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Week in Review

By Martha Nimmer

NHL Head Trauma Developments

Claiming that the National Hockey League (NHL, the league) "intentionally created, fostered and promoted a culture of extreme violence," nine former NHL players have filed a class action lawsuit against the league in Manhattan federal court. This is the second class action lawsuit against the NHL that seeks damages arising from the NHL's treatment of players and player head trauma. Last year in May, the family of New York Rangers player Derek Boogaard brought a wrongful death lawsuit against the league, claiming that the NHL was "responsible for the physical trauma and brain damage Boogaard sustained in six seasons as one of the league's top enforcers." Boogaard died in 2011 of an accidental overdose of prescription painkillers and alcohol.

Although both the NFL and NHL lawsuits raise similar claims of failure to warn players of the dangers of repeated head trauma, this latest NHL lawsuit sheds light on the "role of enforcers in the N.H.L." and the role of extreme, glorified violence in the sport: "through the sophisticated use of extreme violence as a commodity, from which the N.H.L. has generated billions of dollars, the N.H.L. has subjected and continues to subject its players to the imminent risk of head trauma and, as a result, devastating and long-term negative health consequences," the lawsuit states. The plaintiffs in the second suit are the former players Dan LaCouture, Dan Keczmer, Jack Carlson, Richard Brennan, Brad Maxwell, Michael Peluso, Tom Younghans, Allan Rourke, and Scott Bailey. In a 2011 interview, Peluso announced that he was suffering from concussion-related seizures and depression, and criticized the poor pension benefits and health insurance offered by the N.H.L. and the N.H.L. Players' Association. "There is no question in my mind that brain injuries and depression are linked," Peluso said.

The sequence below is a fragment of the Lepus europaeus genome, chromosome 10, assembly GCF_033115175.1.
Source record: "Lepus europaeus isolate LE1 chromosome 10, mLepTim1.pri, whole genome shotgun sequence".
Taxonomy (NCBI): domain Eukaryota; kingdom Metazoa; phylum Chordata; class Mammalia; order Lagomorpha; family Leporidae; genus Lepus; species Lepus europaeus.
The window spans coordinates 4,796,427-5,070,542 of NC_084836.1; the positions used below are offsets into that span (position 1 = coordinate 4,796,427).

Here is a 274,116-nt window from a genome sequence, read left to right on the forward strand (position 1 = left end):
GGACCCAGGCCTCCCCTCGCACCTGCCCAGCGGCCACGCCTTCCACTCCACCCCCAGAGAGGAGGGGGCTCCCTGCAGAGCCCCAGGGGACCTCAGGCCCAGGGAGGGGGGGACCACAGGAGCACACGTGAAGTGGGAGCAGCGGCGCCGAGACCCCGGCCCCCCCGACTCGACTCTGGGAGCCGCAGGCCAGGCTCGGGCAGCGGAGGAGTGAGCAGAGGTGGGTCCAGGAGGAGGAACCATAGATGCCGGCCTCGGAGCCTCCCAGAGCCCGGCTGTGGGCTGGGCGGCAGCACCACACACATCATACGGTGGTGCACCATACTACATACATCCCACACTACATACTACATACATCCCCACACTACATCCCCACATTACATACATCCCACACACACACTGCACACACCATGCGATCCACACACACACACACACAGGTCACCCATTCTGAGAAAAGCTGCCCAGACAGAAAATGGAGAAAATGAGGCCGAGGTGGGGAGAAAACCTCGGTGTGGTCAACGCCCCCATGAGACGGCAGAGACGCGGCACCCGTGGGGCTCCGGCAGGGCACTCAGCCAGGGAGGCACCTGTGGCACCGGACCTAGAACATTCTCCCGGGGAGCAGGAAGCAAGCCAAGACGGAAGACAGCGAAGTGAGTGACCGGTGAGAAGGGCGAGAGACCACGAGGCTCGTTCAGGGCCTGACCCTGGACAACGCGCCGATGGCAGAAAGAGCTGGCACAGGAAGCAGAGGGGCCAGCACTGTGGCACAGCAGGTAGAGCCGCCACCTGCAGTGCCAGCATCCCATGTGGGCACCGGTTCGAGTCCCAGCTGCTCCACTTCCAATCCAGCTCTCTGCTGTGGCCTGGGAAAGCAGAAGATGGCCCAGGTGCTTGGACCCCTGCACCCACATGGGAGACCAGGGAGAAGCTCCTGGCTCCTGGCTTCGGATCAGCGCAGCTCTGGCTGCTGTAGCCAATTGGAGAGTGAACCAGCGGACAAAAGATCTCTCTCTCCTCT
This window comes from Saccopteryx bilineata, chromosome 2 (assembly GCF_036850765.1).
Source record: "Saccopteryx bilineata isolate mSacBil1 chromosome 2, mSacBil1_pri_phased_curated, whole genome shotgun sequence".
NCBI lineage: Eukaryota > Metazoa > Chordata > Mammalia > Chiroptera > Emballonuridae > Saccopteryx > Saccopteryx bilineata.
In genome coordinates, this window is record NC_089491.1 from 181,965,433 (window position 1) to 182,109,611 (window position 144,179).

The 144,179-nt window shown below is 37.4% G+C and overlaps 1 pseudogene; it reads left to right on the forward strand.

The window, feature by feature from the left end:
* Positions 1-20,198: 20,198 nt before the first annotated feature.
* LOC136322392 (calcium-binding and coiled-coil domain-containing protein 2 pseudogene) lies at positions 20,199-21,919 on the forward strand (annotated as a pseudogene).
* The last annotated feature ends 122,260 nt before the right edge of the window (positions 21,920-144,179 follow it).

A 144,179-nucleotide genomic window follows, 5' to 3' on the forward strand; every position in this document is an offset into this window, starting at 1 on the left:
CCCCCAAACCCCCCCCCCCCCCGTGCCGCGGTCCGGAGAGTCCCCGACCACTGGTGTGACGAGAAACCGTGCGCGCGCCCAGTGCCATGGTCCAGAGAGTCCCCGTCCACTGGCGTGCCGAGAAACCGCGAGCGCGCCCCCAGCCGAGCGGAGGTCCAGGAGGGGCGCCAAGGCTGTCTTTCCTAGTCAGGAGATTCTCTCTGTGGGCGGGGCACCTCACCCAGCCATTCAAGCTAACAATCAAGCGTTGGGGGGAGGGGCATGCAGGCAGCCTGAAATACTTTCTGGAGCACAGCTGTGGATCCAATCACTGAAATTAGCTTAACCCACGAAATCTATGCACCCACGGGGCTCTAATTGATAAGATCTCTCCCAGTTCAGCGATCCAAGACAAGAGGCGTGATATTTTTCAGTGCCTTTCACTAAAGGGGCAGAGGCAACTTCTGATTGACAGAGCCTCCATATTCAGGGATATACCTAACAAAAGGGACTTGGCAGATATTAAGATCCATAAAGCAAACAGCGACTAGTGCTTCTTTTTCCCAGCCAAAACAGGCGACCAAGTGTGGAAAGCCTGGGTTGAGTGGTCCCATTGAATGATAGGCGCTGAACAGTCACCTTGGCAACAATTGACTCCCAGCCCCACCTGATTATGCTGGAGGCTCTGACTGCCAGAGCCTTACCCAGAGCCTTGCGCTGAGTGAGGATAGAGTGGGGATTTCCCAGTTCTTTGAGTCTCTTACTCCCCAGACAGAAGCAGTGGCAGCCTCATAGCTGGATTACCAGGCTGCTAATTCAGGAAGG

The case will be heard by Judge Shira A. Scheindlin. Plaintiffs seek damages, including punitive damages, and equitable relief on behalf of a class of all former and current NHL players.



Katherine Heigl's Least Favorite Drugstore